Scottish golfers could get ready to hit the course and tee off this week if lockdown measures ease.
Nicola Sturgeon last week announced her roadmap to ease coronavirus restrictions, with golf, tennis and bowls among the first sports to be allowed to resume.
If the First Minister moves forward with the four-phase plan on Thursday, golfers could be back on courses before the weekend is out.
Scottish Golf have already revealed they aim to let courses to allow play by Friday May 29, so long as strict social measuring guidelines are in place.
Golfers will still be expected to follow hygiene rules if they are able to tee off in the coming weeks.
With that in mind, experts at GolfSupport have provided tips on the best ways to clean golf equipment and stay safe on the green:
Golf club heads
After a long day at the course, your golf clubs are bound to collect dirt and debris.
Follow these simple steps to keep them sparkling and germ-free:
- Add 2-3 teaspoons of dishwasher liquid or soap to a bucket of warm water (enough to cover the club heads)
- Ensure it isn’t hot, as this may loosen the club head from the shaft
- Submerge dirty club heads into the water for 5-10 minutes to loosen any dirt
- Remove each club one-by-one and use an old toothbrush or soft-bristle brush to scrub away any stubborn dirt, ensuring you catch the back, front, bottom and each individual groove
- Run the cleaned club heads under water to wash away any remnants, avoiding getting the shaft and grips wet
- Dry with a towel. Ensure nothing is left damp as this is when rust can develop
- To give club heads an extra shine, gently rub in steel or chrome polish in circular motions and leave for a minute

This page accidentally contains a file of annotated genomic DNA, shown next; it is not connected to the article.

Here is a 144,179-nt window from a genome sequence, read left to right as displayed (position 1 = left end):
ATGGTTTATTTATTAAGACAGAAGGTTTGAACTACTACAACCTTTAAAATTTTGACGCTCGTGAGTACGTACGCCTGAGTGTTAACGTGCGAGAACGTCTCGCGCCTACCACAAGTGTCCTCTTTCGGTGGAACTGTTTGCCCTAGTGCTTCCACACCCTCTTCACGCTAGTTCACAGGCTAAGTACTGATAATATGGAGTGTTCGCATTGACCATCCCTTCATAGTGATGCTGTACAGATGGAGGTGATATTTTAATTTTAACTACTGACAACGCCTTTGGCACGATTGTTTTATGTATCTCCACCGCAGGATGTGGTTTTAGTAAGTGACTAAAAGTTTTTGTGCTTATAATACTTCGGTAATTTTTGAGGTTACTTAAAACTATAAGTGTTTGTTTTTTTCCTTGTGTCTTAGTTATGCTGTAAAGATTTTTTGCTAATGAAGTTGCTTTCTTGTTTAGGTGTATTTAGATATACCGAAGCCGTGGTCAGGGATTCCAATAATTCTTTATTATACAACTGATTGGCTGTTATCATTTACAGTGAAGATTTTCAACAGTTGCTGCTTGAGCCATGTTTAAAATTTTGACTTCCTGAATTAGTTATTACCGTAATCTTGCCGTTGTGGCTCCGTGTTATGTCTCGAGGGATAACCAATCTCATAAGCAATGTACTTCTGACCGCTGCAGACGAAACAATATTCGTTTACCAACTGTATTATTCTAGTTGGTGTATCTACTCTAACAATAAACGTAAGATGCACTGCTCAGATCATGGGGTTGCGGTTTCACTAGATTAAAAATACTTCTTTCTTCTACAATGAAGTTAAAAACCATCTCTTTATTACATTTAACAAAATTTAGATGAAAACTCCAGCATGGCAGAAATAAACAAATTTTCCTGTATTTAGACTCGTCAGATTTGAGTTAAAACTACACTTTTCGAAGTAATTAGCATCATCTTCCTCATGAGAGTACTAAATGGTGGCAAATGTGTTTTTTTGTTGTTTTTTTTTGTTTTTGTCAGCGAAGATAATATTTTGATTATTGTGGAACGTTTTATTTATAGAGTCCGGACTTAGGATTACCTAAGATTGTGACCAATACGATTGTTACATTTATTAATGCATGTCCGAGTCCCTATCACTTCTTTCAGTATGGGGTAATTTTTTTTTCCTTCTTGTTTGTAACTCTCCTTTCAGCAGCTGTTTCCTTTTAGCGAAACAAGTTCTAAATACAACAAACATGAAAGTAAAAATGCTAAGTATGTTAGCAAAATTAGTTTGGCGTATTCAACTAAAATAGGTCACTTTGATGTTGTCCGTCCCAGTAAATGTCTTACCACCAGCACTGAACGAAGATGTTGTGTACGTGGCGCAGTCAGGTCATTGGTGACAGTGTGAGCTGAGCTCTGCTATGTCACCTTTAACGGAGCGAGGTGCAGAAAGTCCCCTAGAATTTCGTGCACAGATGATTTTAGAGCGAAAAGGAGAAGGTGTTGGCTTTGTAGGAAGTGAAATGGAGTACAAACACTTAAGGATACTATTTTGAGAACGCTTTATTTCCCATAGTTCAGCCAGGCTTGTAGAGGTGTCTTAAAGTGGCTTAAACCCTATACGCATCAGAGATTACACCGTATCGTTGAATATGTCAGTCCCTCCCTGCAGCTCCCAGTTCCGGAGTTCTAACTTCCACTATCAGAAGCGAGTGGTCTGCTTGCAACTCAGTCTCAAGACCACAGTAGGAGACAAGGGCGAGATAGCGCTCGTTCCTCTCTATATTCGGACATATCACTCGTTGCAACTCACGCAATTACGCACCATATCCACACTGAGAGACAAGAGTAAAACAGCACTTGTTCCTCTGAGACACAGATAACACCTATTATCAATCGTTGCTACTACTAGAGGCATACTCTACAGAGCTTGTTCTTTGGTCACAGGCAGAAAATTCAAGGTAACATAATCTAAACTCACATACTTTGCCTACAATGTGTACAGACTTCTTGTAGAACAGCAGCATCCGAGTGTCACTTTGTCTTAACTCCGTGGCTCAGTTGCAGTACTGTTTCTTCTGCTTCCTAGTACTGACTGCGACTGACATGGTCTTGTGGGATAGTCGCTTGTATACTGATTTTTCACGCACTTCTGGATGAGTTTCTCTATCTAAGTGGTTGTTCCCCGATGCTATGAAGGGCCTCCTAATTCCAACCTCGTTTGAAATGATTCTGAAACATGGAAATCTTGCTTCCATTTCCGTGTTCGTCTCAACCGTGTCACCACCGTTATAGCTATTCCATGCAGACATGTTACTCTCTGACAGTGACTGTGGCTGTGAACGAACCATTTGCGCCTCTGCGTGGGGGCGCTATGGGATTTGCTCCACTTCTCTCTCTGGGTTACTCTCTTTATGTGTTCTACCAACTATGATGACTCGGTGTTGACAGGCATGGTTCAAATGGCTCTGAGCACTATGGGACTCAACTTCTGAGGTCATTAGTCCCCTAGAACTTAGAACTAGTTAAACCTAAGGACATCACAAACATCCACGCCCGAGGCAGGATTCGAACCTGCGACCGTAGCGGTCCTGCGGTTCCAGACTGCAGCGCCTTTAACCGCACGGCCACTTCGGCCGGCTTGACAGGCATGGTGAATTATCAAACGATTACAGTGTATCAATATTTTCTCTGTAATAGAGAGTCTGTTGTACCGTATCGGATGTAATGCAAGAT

- Then ensure you remove all the polish – any remaining grease could negatively affect your game
Golf club shafts
Golf club shafts can also be prone to dirt and mud.
Use a damp cloth and clear any grime from the shaft, drying it thoroughly with a towel afterwards.
If your club becomes rusty, use vinegar on the shaft with a cloth and gently remove any residue, ensuring you don’t scratch it.
Finish by drying thoroughly and you’re ready to tee off.
Golf club grips
Golf grips are the most touched area of the club and can easily get dirty and sweaty, so require regular cleaning.
Clean golf club grips after each session by using a damp cloth to wipe the entire grip’s surface, ensuring it isn’t too hot as this could damage it.
During a typical 18-hole round, golf balls are battered, beaten and subjected to all the elements.
In fact, dirty golf balls can affect your game more than you’d think.
Add soap, dishwasher liquid or vinegar to a bucket of warm water and soak the balls for 15-20 minutes.
If necessary, use a sponge or toothbrush to remove dirt that won’t budge.
Don’t forget to dry them fully with a towel.
Golf bags and club head covers
Coronavirus could live on clothing and canvas materials for up to two days, scientist have said.
Remove this risk by cleaning your golf bags and club head covers as follows:
- Remove all contents from the bag/clubs from their covers.
- Depending on the material, lightly spray water all over the surfaces.
- Using a soap and warm water solution, scrub the bag and covers clean with a cloth. Be careful not to scrub too hard – you may damage the material.
- Use a hose to rinse/run them under clean water and assess for any further stains.
- Remove any stubborn stains by spraying with a stain remover, then allow them to rest. Gently scrub it if required.
- Once clean, allow the bag/covers to dry overnight – avoid leaving them to dry in the sun as this can discolour them.
To clean dirty golf clothing, simply run them through the washing machine after each session.
However, for clothes that smell or are particularly dirty, consider avoiding using fabric softeners.
They stop the odours and sweat from being washed out and actually lock in the smell for your next practice.
Instead, add baking soda to laundry. One cup per wash deodorises and softens clothes.
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